CONNECT-0124 USB Kernel-Mode drivers use the WDF-KMDF or WDF-UMDF driver model

I’m not sure if USB developers here are aware about this future
requirement (see below). Effective Date 2010-June-01 which isn’t so far
in the future if we consider it means complete rewrite for WDM drivers.
It seems as it is for Win7 and Server 2008 R2 and above but I’m not
quite sure.

I was under impression it was promised (when WDF project started)
something like this would never happen and it is possible to use pure
WDM drivers if one prefers it. Which may not make too much sense for new
drivers but if one has stable and mature legacy driver, rewrite would
decrease reliability.


Details

Third party USB kernel mode drivers must be ported to the WDF-KMDF or
WDF-UMDF driver model for communication with USB devices that have Bulk
and Interrupt endpoints. The WDF driver model provides higher
reliability (such as incorrect power handling and doubly complete IRPs).
More information on WDF driver model can be found here:
http://www.microsoft.com/whdc/driver/wdf/wdf-intro.mspx

Design And Implementation Notes :

For an overview of the WDF driver model and a list of resources
associated with WDF

http://www.microsoft.com/whdc/driver/wdf/wdf-intro.mspx

Best regards,

Michal Vodicka
UPEK, Inc.
[xxxxx@upek.com, http://www.upek.com]

Michal,

There are other categories that have already gone this route. While it
may be annoying and there are drivers that are solid it KMDF is a better
approach. If you really have a solid WDM driver, on could always “port” it
to KDMF by liberal use of WdfDeviceInitAssignWdmIrpPreprocessCallback :wink:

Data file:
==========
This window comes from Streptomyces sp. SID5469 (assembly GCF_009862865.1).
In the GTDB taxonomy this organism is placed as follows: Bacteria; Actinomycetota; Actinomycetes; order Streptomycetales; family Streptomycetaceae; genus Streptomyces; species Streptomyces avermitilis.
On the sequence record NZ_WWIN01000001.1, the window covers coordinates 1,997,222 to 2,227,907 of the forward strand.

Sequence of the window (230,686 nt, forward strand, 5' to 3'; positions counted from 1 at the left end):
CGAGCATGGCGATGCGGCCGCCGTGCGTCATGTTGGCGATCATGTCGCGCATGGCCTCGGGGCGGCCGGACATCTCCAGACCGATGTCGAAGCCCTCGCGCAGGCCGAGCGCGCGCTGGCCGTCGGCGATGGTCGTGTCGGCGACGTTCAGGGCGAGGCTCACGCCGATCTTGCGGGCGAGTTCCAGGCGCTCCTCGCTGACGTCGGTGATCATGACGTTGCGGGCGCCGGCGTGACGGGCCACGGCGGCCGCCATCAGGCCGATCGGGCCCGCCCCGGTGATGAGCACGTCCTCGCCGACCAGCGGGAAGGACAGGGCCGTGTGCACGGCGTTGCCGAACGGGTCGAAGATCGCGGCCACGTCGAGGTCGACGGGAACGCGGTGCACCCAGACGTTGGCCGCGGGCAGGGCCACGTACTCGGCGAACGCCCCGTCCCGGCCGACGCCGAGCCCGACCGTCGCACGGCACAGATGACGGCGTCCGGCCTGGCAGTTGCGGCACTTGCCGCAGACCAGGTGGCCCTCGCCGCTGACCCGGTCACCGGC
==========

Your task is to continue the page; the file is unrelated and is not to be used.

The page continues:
Don Burn (MVP, Windows DKD)
Windows Filesystem and Driver Consulting
Website: http://www.windrvr.com
Blog: http://msmvps.com/blogs/WinDrvr

“Michal Vodicka” wrote in message
news:xxxxx@ntdev…
I’m not sure if USB developers here are aware about this future
requirement (see below). Effective Date 2010-June-01 which isn’t so far
in the future if we consider it means complete rewrite for WDM drivers.
It seems as it is for Win7 and Server 2008 R2 and above but I’m not
quite sure.

I was under impression it was promised (when WDF project started)
something like this would never happen and it is possible to use pure
WDM drivers if one prefers it. Which may not make too much sense for new
drivers but if one has stable and mature legacy driver, rewrite would
decrease reliability.

-----
Details

Third party USB kernel mode drivers must be ported to the WDF-KMDF or
WDF-UMDF driver model for communication with USB devices that have Bulk
and Interrupt endpoints. The WDF driver model provides higher
reliability (such as incorrect power handling and doubly complete IRPs).
More information on WDF driver model can be found here:
http://www.microsoft.com/whdc/driver/wdf/wdf-intro.mspx

Design And Implementation Notes :

For an overview of the WDF driver model and a list of resources
associated with WDF

http://www.microsoft.com/whdc/driver/wdf/wdf-intro.mspx

Best regards,

Michal Vodicka
UPEK, Inc.
[xxxxx@upek.com, http://www.upek.com]

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Don,

I know but I’m almost sure about the promise in the past…

For Win7 it is bad but for Vista it’d be a disaster because I had to
implement several workarounds there to solve RTM bugs. None could be
probably implemented using KMDF although
WdfDeviceInitAssignWdmIrpPreprocessCallback idea seems promising :wink:

For Win7 we have new UMDF driver but unfortunately, some OEMs decided to
stay with the legacy one. For good reasons not directly related to the
driver but to layers above it. So I’ll have to rewrite legacy one or
emulate it in the new UMDF driver. Even more work for no reason :-/

Best regards,

Michal Vodicka
UPEK, Inc.
[xxxxx@upek.com, http://www.upek.com]

-----Original Message-----
From: xxxxx@lists.osr.com
[mailto:xxxxx@lists.osr.com] On Behalf Of Don Burn
Sent: Tuesday, August 04, 2009 6:42 PM
To: Windows System Software Devs Interest List
Subject: Re:[ntdev] CONNECT-0124 USB Kernel-Mode drivers use
the WDF-KMDF or WDF-UMDF driver model

Michal,

There are other categories that have already gone this
route. While it
may be annoying and there are drivers that are solid it KMDF
is a better
approach. If you really have a solid WDM driver, on could
always “port” it
to KDMF by liberal use of